The same goes with neoconservative Romanists, it must be said. Markets and morals, says the Acton Institute. Why not serve both God and mammon, they ask. But (to give just one example) the acolytes of Robert Sirico put so much emphasis on defending Microsoft (qua Microsoft, with all of its monopoly power intact) as a force for good in the world whilst Bill Gates himself plans to implement anti-natal policies on an international scale, using money which has been essentially throttled from his might-have-been competitors through the government-enforced leverage of the patent system. Can any consistent Romanist see this, and not laugh (or cry, or both)? The Acton Institute attacks Christians who point out the injustices of multinational corporations using legal proceduralism in this way to thwart a shallower-graded distribution of productive property – and takes no position on how the maldistribution they defend contributes to moral crises which (one hopes, one dearly hopes!) they decry.

It is truly unfortunate that there are those amongst my right-believing brothers and sisters who, along with Muehlenberg and Sirico, are beginning to place their faith in the novelties of ‘what works’, using standards of ‘what works’ which date back only three hundred years or less. They have traded the eternal and infallible conciliar vision of the Fathers for the disembodied, rootless and materialistic mind of the market. Thankfully, there has been some decent, Patristically-grounded criticism of the collaboration of S. Vladimir’s with the Acton Institute (also, here).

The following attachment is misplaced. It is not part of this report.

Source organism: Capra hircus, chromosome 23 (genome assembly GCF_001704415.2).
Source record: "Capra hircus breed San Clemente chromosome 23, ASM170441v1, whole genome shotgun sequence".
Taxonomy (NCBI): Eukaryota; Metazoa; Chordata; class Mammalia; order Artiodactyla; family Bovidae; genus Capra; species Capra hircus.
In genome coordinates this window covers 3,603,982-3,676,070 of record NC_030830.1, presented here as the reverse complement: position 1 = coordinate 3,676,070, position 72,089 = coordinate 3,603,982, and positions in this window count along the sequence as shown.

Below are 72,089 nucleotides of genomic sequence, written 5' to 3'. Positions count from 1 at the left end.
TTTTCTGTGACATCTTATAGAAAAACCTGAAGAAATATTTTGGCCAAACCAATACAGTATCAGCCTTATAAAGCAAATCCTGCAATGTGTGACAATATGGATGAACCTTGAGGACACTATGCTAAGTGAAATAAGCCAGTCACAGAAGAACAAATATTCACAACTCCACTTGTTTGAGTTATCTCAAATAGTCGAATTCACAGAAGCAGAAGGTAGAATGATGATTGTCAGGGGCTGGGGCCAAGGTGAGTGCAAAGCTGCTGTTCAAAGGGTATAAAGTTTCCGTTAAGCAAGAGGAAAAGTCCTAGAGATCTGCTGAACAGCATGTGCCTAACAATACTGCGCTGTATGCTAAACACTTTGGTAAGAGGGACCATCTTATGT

The bigger irony is that if you start asking the question of ‘what works’, you are beginning to engage in a theological exercise. ‘What works’ to feed the multitudes, according to the Gospel? The disciples asked Our Lord to send the starving masses back to their hometowns to buy food. Likewise, it strikes me that the Easterly-Sowell-Sirico crowd would have had Christ tell the multitudes to stop being such lazy, shiftless, greedy bums and go out and sell stuff, or get jobs working for the Herodians, the Romans and the Sadducees (you know, the job creators!). In each of the Gospels Our Lord does not see it that way. But what does He know, right? He was only following that ‘trendy lefty social justice’ S. John the Forerunner fellow.

25 April 2014

Yes, that really is her surname. And no, I couldn’t resist.